Learn the Basics of Logo Design

Logo designers need to have an eye for creative and attention-grabbing design. They also need a firm understanding of the image or brand that the logo needs to convey, alongside an understanding of how various demographics respond to some of the most iconic and popular logos ever created. 

A logo designer is responsible for conveying numerous (often complex) ideas in a simple, and frequently non-verbal package. The best logos create an immediate and visceral impact on whoever sees it and logo designers are responsible for creating exactly that response. More technically, a logo designer should be familiar and comfortable with both graphic design and the software used to create it. Typically, this means a strong working knowledge of Adobe Illustrator and Photoshop, Coral Draw, Jeta Logo Designer, Apple Motion, and other graphic /logo software. Along with this technical knowledge is a close attention to detail — far greater than in most other professions. 

A logo designer must also understand social, cultural, and industry trends — and avoid them at all costs. That's because logos usually need to be timeless, lasting far longer than whatever trends are popular at the time. Understanding these trends will be particularly important because logo designers also need to be visionary — at least to some extent. That's because a logo designer's clients often won't actually know exactly what they're looking for. It is the responsibility of the logo designer to explain their vision for the client and to do so in a way that helps the client understand the vision and be excited about it. 

The field of logo design can be a challenging one, and it is certainly not for everyone. Among the various directions that a graphic designer can take, logo design can be highly competitive and requires a great deal of original and creative thought, as well as confidence in one's abilities. This means having a true passion, as well as the ability to learn throughout one's career.


Learn Formal Concepts, Methods, Theory & Technique

Logo design is a challenging field, and some will be more naturally inclined towards it than others. Passion is essential for this career field, particularly because you will sometimes be forced to butt heads with the very clients you're trying to serve. Of course, talent and passion will only get you so far. At some point, formal credentials will become increasingly essential. 

In terms of hard credentials, a degree in graphic design will go a long way in ensuring success for a logo designer. In addition, a robust knowledge and proficiency with graphic design software, like Adobe Illustrator is absolutely essential. Other skills that will be highly useful include an understanding an appreciation for typography, as well as the ability to consistently think outside the box, while still being relevant to the current and developing zeitgeist.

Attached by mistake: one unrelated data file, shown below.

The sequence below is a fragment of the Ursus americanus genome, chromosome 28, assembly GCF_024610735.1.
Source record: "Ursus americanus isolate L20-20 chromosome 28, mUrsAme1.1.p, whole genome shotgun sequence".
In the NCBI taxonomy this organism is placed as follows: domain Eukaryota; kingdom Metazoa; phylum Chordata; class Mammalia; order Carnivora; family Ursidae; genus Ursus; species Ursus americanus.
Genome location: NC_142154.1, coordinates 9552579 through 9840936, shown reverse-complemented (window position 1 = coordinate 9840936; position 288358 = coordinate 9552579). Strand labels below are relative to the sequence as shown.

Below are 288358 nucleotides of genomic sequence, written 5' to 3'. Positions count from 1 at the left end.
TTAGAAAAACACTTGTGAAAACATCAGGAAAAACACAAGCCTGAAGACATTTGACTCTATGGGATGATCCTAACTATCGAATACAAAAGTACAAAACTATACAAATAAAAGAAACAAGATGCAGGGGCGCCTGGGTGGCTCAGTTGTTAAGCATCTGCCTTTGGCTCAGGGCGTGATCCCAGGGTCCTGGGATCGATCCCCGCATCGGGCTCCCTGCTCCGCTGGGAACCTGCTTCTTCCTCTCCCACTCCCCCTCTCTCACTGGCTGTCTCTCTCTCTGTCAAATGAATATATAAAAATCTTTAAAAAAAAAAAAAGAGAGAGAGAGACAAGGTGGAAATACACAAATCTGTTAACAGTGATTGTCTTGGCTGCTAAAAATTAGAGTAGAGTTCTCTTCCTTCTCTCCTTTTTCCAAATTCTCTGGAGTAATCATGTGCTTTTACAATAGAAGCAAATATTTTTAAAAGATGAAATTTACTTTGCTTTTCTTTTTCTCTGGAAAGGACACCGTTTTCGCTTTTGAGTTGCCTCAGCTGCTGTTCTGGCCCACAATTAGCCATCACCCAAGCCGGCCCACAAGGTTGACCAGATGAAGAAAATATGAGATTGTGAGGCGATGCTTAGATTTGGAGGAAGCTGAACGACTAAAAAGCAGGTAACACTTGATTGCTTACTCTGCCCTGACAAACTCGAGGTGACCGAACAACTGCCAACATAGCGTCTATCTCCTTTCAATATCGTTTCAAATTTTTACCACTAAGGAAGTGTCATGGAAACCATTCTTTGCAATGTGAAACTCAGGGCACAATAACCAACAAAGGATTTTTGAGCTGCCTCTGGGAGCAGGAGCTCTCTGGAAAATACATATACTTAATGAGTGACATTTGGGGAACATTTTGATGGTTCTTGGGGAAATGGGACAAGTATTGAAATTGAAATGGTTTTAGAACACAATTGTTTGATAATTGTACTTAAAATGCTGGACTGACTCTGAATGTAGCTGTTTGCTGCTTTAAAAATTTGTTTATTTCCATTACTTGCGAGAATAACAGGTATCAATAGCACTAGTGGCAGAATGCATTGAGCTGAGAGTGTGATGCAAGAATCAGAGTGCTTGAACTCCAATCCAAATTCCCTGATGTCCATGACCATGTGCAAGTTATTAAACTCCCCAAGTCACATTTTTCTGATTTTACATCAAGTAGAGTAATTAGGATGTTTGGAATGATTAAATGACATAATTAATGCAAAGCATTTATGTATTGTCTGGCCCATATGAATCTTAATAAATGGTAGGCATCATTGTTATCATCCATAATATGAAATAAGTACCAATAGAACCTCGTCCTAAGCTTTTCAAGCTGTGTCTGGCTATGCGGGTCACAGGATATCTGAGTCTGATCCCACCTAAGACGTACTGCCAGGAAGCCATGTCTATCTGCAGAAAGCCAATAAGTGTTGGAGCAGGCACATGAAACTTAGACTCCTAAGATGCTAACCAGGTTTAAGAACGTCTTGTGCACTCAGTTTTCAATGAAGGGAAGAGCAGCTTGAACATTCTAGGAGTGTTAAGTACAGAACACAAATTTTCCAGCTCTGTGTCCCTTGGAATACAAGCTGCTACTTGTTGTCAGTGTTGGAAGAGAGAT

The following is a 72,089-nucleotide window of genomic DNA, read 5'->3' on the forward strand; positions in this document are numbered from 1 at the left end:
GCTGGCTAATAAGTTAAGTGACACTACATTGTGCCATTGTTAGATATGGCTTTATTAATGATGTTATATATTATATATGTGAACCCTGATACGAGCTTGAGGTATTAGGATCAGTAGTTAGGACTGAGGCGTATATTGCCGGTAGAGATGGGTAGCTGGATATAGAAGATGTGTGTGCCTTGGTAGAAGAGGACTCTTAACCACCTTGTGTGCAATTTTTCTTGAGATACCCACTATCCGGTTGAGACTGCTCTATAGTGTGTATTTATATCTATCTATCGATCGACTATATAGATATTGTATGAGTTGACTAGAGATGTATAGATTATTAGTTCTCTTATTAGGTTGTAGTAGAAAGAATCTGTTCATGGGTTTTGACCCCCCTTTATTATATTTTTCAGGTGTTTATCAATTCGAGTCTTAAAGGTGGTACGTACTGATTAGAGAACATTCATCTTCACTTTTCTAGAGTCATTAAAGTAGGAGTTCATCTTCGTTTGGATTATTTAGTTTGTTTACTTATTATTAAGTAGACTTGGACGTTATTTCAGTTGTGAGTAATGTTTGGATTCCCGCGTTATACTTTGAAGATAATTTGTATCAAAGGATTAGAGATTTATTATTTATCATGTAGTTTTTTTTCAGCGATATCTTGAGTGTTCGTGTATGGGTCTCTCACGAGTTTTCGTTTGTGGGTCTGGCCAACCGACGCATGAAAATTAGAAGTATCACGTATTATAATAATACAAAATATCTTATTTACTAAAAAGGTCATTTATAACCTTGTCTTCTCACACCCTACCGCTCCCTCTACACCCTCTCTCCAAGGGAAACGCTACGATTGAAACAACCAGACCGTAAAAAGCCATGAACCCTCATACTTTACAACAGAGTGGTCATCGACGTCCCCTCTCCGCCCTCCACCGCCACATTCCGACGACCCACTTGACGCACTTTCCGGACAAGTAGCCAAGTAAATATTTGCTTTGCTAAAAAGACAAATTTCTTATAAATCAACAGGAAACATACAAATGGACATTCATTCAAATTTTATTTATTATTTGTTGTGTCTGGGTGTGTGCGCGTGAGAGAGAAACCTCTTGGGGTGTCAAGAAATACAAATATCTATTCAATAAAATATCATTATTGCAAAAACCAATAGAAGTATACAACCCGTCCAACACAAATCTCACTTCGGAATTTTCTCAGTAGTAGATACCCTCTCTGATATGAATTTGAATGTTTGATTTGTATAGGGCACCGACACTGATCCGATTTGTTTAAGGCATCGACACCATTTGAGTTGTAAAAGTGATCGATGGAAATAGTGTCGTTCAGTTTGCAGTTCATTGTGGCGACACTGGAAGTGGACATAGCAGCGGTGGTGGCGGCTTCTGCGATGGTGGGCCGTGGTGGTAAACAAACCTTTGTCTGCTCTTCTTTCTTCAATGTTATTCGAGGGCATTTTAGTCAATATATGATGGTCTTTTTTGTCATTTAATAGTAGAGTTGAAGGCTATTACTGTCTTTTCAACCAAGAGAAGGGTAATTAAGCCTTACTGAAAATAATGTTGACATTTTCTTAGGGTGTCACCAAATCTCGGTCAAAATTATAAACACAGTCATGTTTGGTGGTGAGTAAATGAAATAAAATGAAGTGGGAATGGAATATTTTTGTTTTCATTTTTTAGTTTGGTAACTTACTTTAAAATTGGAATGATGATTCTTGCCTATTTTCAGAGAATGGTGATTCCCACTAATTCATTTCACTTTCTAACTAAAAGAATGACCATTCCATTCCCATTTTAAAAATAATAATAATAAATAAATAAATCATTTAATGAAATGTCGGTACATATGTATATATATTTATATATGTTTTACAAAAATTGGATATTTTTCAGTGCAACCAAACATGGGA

A degree in business or communication can be very useful as well, since you'll need to understand your clients and their position in the market. Perhaps the most important "credential," however, is an impressive portfolio that showcases your abilities through your accomplishments. 

The US Bureau of Labor Statistics expects about one-percent job growth for all graphic designers (which includes those who specialize in logo design) through 2024 and an average median pay of $47,000 (2015).  Graphic designers are expected to face strong competition for jobs through 2024, so earning a degree and gaining work experience through internships, will play a part in getting you hired and may determine how much you will earn.


Build a Strong Portfolio & Develop Your Brand

After you've earned a degree, creating a strong portfolio is the single most important way to build a career as a logo designer. A strong portfolio proves that you are capable of getting things done, and have, in fact, done so for (presumably satisfied) clients. Early on, it can be difficult to build a robust portfolio, but it is still worth spending time on this important step. Building a portfolio while gaining formal credentials is a great, and efficient, strategy. 

It's also important to build a personal brand. Like your portfolio, your personal brand will help give you the confidence when interacting with potential or existing clients; to share the vision you have for their brand. A personal brand works much like a corporate brand in the sense that it gives you more legitimacy in the eyes of your clients or prospective clients.